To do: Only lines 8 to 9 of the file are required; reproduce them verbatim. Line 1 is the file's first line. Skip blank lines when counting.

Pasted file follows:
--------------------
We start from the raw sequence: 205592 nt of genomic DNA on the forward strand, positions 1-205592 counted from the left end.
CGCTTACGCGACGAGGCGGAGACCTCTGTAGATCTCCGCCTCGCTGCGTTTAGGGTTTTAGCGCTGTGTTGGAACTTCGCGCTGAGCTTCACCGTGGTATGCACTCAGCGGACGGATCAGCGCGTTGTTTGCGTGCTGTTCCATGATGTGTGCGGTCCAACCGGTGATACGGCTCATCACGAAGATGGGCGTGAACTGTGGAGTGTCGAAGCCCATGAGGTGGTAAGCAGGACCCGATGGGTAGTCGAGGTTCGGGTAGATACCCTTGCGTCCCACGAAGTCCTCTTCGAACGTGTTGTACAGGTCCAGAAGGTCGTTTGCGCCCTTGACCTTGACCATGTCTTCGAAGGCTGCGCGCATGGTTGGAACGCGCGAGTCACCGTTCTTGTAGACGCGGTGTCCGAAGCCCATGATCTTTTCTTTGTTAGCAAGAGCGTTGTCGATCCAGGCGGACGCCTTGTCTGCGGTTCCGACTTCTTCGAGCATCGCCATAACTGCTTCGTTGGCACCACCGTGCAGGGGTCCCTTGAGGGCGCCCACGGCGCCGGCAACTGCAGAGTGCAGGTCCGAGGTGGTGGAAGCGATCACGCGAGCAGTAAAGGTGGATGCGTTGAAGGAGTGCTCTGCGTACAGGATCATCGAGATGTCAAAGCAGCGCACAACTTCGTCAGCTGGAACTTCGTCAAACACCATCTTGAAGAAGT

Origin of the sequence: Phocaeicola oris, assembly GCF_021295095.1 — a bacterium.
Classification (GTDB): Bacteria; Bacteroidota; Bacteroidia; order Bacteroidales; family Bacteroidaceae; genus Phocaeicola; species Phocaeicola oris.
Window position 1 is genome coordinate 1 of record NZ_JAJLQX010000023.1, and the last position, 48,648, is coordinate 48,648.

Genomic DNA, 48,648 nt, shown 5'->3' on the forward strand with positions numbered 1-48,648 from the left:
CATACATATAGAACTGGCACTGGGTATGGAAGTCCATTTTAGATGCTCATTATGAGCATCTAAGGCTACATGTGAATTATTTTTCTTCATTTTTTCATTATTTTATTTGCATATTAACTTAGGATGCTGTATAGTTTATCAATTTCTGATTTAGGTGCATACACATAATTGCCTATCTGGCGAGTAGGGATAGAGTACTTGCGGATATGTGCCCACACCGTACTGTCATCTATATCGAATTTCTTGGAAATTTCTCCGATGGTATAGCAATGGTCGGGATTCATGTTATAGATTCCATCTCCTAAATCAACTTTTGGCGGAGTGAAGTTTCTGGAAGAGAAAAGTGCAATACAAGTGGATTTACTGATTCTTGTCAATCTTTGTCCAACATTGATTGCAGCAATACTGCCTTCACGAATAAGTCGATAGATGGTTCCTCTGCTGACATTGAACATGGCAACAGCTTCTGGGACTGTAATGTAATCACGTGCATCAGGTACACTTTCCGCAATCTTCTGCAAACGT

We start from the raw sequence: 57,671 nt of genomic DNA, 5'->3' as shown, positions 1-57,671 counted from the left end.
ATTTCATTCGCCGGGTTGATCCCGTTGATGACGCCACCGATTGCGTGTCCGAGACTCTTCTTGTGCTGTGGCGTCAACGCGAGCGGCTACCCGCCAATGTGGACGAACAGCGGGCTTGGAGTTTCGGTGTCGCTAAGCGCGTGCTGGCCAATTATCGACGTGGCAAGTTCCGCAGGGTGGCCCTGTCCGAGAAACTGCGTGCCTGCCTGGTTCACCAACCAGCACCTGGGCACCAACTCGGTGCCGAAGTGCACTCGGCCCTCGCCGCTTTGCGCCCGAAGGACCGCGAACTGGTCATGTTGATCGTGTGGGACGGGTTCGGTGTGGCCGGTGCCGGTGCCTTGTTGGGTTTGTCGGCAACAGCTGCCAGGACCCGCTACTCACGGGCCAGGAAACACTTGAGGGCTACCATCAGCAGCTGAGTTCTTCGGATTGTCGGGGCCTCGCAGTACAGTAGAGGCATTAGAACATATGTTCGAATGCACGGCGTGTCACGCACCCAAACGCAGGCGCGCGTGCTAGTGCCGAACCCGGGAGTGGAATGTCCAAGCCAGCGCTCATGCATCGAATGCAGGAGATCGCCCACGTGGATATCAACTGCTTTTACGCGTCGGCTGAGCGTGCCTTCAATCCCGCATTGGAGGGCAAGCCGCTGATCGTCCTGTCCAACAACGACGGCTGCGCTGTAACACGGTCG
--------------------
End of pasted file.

We start from the raw sequence: 57,671 nt of genomic DNA, 5'->3' as shown, positions 1-57,671 counted from the left end.
ATTTCATTCGCCGGGTTGATCCCGTTGATGACGCCACCGATTGCGTGTCCGAGACTCTTCTTGTGCTGTGGCGTCAACGCGAGCGGCTACCCGCCAATGTGGACGAACAGCGGGCTTGGAGTTTCGGTGTCGCTAAGCGCGTGCTGGCCAATTATCGACGTGGCAAGTTCCGCAGGGTGGCCCTGTCCGAGAAACTGCGTGCCTGCCTGGTTCACCAACCAGCACCTGGGCACCAACTCGGTGCCGAAGTGCACTCGGCCCTCGCCGCTTTGCGCCCGAAGGACCGCGAACTGGTCATGTTGATCGTGTGGGACGGGTTCGGTGTGGCCGGTGCCGGTGCCTTGTTGGGTTTGTCGGCAACAGCTGCCAGGACCCGCTACTCACGGGCCAGGAAACACTTGAGGGCTACCATCAGCAGCTGAGTTCTTCGGATTGTCGGGGCCTCGCAGTACAGTAGAGGCATTAGAACATATGTTCGAATGCACGGCGTGTCACGCACCCAAACGCAGGCGCGCGTGCTAGTGCCGAACCCGGGAGTGGAATGTCCAAGCCAGCGCTCATGCATCGAATGCAGGAGATCGCCCACGTGGATATCAACTGCTTTTACGCGTCGGCTGAGCGTGCCTTCAATCCCGCATTGGAGGGCAAGCCGCTGATCGTCCTGTCCAACAACGACGGCTGCGCTGTAACACGGTCG